In order to propose the technical specifications upon the LDT toolbox (see DIGITAL worprogramme 2021-2022, section 126.96.36.199.3
Webinar of the Living-in.EU Legal subgroup - The Data Act proposal and its impact on European cities (29/04/2022)
As part of a set of measures for a European data strategy that aims at making the EU a leader in a data-driven society, the Commission’s proposal for a Data Act provides a framework to support access and (re-)use of data. The webinar, organised by Eurocities in the framework of the Living-in.EU Legal & Ethic subgroup, aimed to shed light on the impact of the Data Act proposal on European cities.
The webinar started with a presentation by the European Commission. Maria Rosaria Coduti, Policy Officer, Data Policy and Innovation at DG CONNECT provided information on the policy and legal context of the Data Act, the second major legislative initiative announced in the European strategy for data in February 2020. EU’s data strategy combines a cross-sector legislative framework to foster access to and (re)use of data and the rollout of common European data spaces in various sectors of the economy and domains of public interest. The idea behind the Data Act is that data can flow between sectors and countries, respecting European values with clear rules on data access and use. The Data Act was designed to remove obstacles for consumers, companies, and governments in accessing and using data by clarifying who can use what data and under which conditions. The proposal should ensure fairness in the allocation of data value in the data economy by regulating economic rights on data. EU’s Data Act strengthens the right of portability that was already established under Article 20 of the GDPR by extending this right also to non-personal data, making sure that Europe can harness the value of the huge amounts of industrial data that are produced every day.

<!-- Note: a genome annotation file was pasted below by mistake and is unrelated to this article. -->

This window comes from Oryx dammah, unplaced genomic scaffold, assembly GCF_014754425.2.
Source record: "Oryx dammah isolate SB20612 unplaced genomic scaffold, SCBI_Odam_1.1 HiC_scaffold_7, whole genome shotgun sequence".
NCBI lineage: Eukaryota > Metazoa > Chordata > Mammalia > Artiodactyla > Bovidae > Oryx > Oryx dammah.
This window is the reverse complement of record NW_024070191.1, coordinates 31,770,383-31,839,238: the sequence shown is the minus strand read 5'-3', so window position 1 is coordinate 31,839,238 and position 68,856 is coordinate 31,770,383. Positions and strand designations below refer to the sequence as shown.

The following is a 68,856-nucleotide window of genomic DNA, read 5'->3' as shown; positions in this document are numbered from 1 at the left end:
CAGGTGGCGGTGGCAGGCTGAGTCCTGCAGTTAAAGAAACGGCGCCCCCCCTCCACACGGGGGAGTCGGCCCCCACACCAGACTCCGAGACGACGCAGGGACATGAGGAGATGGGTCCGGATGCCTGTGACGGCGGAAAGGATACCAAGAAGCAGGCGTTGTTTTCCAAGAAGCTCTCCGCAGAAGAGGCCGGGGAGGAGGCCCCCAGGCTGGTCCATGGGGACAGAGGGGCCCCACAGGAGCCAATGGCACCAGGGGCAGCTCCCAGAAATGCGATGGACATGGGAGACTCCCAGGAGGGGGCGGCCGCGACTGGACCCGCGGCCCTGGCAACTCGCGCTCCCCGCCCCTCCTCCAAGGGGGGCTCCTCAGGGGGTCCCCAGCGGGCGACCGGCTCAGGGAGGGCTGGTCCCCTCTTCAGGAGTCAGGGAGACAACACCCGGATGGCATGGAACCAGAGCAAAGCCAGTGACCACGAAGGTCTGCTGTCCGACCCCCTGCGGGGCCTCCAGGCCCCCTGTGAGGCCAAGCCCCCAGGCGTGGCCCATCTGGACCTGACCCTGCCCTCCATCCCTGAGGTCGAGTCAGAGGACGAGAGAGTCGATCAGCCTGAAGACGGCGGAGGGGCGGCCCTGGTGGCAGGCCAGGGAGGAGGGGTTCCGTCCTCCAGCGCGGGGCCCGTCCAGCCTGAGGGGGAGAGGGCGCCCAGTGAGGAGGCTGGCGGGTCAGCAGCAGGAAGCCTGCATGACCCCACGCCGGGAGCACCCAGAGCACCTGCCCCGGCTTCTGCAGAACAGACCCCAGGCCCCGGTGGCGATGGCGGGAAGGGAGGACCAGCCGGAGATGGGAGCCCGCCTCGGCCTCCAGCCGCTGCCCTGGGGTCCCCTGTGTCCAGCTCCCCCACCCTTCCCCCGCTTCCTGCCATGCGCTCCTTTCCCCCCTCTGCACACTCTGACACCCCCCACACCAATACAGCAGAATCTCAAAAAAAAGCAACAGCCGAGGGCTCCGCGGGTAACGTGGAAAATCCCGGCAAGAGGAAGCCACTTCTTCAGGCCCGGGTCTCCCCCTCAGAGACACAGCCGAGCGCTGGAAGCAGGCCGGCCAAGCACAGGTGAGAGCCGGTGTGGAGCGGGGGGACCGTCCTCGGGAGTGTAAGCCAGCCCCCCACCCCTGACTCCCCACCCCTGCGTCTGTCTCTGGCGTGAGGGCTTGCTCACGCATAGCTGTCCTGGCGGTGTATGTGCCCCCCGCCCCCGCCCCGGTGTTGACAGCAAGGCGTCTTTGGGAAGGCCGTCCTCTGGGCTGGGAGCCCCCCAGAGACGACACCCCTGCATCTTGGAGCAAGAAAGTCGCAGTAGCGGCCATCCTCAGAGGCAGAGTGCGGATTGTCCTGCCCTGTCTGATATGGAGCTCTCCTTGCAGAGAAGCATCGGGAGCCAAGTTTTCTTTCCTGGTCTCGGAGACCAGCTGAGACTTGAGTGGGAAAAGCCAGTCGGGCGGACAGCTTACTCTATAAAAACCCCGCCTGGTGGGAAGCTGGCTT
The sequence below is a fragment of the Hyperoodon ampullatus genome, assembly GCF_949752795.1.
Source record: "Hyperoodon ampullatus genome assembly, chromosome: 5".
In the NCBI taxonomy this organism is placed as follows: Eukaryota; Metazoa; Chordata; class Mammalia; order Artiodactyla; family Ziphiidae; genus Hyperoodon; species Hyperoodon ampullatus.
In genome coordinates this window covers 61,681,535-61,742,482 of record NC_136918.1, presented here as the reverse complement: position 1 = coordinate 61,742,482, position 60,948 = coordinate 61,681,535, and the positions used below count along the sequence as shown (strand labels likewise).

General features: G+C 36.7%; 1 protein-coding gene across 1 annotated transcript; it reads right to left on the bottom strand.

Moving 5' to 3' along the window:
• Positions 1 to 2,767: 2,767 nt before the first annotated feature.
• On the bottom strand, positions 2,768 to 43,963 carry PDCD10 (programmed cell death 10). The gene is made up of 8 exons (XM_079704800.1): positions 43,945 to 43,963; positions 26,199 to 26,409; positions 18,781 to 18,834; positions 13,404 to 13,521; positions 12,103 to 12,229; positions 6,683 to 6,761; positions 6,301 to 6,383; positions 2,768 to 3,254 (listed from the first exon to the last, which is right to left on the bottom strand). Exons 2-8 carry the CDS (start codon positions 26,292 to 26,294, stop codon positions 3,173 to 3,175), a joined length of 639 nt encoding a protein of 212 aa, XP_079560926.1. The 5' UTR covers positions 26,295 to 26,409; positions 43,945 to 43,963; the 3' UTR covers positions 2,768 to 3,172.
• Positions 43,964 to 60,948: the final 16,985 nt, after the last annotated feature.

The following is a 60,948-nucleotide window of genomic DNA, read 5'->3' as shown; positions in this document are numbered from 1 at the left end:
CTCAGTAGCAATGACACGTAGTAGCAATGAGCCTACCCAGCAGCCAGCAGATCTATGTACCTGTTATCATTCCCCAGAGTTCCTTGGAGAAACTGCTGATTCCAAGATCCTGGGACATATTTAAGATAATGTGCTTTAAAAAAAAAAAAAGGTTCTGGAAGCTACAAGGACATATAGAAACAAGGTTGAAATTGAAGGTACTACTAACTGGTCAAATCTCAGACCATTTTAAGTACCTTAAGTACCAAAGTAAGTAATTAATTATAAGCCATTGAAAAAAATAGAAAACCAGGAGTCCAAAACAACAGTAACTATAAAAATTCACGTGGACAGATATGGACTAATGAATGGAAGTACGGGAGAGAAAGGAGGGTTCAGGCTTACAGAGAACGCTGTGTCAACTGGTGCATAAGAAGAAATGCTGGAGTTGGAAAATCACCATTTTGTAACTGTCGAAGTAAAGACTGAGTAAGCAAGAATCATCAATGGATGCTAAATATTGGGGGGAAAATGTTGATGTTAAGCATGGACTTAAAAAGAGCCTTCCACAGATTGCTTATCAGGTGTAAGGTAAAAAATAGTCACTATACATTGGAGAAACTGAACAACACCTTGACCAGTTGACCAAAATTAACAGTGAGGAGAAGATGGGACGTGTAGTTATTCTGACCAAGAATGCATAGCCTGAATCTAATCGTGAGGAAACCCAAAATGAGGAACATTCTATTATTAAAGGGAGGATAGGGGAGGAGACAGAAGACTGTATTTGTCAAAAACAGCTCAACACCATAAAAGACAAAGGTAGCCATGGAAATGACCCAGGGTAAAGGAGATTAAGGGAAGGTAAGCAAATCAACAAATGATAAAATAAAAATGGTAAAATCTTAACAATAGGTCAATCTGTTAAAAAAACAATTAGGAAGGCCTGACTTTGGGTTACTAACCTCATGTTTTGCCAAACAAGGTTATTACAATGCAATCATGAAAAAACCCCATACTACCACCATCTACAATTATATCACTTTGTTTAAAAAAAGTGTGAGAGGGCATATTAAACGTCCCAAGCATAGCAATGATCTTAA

With the proposal, the Commission also aims at clarifying access and data usage rights on data generated by Internet of Things (IoT) objects. It proposes mechanisms to manage access, use and property rights of co-generated data by individuals and businesses using connected products. Concerning Business-to-Government (B2G) data sharing, the Data Act provides rules on how requests for data should be made and the conditions under which the mechanism can be activated – a public body will have to demonstrate that a request for data is justified based on exceptional need while meeting several additional conditions to be admissible.